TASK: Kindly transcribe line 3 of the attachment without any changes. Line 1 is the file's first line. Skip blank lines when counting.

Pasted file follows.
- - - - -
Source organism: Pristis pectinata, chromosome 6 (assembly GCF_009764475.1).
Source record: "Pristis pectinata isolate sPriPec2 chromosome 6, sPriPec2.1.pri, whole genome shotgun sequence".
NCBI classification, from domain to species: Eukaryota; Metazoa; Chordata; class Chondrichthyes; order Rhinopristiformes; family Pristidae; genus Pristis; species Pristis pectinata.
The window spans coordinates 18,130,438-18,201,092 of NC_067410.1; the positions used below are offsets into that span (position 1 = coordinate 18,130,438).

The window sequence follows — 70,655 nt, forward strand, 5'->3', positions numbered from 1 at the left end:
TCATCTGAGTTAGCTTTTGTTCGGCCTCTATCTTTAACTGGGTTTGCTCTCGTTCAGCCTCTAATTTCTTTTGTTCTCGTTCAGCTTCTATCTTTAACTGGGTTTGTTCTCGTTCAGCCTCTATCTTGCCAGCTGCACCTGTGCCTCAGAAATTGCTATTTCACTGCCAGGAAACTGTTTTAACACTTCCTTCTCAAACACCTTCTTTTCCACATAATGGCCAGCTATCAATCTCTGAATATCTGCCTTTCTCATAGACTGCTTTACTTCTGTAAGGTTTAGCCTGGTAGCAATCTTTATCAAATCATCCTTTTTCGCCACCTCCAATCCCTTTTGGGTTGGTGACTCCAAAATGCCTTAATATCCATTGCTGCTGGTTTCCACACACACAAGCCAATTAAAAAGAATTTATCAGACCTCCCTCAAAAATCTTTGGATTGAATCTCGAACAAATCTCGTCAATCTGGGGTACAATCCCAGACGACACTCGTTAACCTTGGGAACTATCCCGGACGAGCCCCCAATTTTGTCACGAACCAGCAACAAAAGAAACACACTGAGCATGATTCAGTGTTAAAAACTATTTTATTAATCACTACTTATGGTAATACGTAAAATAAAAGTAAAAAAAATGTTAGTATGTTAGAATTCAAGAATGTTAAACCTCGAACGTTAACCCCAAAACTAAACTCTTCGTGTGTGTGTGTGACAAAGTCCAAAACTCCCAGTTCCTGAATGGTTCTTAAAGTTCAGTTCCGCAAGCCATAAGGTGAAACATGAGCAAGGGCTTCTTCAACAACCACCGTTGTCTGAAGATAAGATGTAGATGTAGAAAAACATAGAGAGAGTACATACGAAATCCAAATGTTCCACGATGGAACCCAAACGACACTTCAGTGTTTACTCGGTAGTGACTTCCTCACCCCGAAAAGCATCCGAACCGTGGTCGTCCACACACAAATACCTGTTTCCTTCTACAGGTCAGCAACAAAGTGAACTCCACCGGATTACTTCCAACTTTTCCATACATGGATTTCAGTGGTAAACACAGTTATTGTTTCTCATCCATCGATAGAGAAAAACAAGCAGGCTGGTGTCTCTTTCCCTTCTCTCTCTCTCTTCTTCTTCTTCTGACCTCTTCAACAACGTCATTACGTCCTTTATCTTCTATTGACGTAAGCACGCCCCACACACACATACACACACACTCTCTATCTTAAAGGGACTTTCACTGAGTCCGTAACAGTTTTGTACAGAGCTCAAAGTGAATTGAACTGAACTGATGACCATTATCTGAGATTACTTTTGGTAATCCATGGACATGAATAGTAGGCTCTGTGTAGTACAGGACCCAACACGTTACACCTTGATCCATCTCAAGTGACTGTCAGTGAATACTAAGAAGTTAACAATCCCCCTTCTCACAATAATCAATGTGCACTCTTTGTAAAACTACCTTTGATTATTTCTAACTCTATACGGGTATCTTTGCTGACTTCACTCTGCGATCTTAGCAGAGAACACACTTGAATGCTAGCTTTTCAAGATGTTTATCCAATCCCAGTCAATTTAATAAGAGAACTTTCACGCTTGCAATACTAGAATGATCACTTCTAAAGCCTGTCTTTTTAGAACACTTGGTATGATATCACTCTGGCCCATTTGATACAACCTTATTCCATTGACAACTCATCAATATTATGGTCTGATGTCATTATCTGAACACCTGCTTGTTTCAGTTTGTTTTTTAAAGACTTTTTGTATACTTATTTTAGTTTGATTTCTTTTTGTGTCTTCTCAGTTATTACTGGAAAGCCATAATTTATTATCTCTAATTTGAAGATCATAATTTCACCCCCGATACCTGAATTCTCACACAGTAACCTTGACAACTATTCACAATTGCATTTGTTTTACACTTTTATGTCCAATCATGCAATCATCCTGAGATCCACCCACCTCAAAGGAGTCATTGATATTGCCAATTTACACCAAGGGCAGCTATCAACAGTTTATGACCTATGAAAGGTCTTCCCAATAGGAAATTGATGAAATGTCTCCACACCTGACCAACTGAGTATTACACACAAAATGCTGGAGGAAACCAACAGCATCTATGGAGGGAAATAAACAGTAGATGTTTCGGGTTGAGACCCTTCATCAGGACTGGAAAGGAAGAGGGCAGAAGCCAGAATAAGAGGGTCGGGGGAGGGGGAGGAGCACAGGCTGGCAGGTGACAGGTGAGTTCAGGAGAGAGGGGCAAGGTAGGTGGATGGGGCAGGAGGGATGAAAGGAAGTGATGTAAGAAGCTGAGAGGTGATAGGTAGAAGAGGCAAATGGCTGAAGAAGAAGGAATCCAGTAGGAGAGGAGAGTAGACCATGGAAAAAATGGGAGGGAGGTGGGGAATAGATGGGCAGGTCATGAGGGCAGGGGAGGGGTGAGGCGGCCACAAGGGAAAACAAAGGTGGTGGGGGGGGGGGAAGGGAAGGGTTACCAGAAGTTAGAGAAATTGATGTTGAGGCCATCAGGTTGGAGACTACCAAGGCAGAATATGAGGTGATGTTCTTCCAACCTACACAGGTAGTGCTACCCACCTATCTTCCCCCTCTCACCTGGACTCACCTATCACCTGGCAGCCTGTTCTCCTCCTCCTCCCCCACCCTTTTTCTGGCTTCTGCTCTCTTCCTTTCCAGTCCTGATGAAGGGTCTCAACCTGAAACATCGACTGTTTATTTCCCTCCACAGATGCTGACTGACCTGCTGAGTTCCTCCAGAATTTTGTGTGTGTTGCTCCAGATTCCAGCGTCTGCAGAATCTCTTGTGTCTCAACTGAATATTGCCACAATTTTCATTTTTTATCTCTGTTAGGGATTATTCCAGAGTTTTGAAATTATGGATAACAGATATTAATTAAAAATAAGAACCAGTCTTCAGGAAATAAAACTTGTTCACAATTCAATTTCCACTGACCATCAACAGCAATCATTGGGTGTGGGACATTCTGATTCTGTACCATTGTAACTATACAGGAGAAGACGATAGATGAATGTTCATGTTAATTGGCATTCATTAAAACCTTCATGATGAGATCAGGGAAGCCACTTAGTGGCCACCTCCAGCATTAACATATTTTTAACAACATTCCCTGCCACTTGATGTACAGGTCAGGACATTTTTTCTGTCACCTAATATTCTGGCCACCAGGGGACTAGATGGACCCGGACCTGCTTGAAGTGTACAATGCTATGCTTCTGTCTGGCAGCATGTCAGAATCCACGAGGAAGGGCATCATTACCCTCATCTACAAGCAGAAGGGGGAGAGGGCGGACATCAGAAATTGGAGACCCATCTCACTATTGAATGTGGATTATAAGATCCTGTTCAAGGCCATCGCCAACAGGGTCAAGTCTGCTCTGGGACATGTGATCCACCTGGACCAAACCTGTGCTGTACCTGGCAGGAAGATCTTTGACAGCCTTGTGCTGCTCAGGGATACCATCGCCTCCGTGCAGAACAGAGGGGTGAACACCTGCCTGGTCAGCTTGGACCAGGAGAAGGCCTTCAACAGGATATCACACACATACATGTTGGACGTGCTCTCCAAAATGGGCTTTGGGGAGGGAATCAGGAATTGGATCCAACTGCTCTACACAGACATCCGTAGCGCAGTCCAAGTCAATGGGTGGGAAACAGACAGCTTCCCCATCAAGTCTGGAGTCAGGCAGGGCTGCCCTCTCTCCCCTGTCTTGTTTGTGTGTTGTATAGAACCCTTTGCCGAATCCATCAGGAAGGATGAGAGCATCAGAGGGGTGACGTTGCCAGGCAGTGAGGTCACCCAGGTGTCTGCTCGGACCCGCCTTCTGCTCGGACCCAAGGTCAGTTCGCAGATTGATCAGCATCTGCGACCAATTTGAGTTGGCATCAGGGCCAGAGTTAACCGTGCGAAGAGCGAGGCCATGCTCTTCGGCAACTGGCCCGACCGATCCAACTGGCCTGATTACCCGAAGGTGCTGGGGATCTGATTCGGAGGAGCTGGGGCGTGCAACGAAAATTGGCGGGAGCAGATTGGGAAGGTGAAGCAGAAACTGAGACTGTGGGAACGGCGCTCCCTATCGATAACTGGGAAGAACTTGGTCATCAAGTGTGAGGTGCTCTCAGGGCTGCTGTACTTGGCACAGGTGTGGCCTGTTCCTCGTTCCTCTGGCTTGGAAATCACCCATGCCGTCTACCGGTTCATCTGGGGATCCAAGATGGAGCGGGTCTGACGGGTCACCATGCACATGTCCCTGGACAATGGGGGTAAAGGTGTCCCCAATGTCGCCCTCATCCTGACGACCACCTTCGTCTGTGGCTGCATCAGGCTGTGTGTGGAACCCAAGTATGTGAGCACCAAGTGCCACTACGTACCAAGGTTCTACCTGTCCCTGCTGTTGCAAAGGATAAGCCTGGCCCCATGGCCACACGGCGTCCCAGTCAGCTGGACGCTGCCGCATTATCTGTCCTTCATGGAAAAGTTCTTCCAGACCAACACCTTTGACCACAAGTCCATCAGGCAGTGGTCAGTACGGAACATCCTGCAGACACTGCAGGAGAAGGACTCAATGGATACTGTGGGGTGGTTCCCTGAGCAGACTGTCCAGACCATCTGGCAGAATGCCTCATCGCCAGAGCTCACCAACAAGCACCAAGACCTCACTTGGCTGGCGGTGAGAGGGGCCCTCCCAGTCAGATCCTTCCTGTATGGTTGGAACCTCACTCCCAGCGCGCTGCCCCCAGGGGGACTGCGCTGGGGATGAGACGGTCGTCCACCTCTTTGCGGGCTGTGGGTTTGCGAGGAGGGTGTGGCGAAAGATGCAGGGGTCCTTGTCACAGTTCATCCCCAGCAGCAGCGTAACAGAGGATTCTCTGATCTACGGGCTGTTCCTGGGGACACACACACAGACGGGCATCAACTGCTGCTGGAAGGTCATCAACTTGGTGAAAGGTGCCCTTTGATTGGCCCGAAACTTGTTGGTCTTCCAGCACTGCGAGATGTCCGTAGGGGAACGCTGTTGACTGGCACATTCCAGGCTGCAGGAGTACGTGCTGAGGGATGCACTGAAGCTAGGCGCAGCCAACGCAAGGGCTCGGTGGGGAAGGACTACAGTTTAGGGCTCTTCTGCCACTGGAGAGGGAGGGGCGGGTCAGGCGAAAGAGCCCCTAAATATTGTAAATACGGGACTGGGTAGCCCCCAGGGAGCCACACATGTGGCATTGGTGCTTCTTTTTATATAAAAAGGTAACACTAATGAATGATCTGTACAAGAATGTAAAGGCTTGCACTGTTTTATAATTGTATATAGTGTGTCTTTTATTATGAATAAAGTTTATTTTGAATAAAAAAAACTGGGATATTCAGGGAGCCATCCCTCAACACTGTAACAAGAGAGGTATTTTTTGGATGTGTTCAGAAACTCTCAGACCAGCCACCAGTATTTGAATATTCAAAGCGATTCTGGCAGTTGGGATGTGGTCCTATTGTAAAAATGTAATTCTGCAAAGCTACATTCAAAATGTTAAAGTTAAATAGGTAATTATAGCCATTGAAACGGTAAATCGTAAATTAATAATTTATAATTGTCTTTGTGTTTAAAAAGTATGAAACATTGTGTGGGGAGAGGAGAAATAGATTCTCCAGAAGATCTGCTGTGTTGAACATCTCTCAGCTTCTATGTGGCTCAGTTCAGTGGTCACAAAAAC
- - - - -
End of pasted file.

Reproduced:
NCBI classification, from domain to species: Eukaryota; Metazoa; Chordata; class Chondrichthyes; order Rhinopristiformes; family Pristidae; genus Pristis; species Pristis pectinata.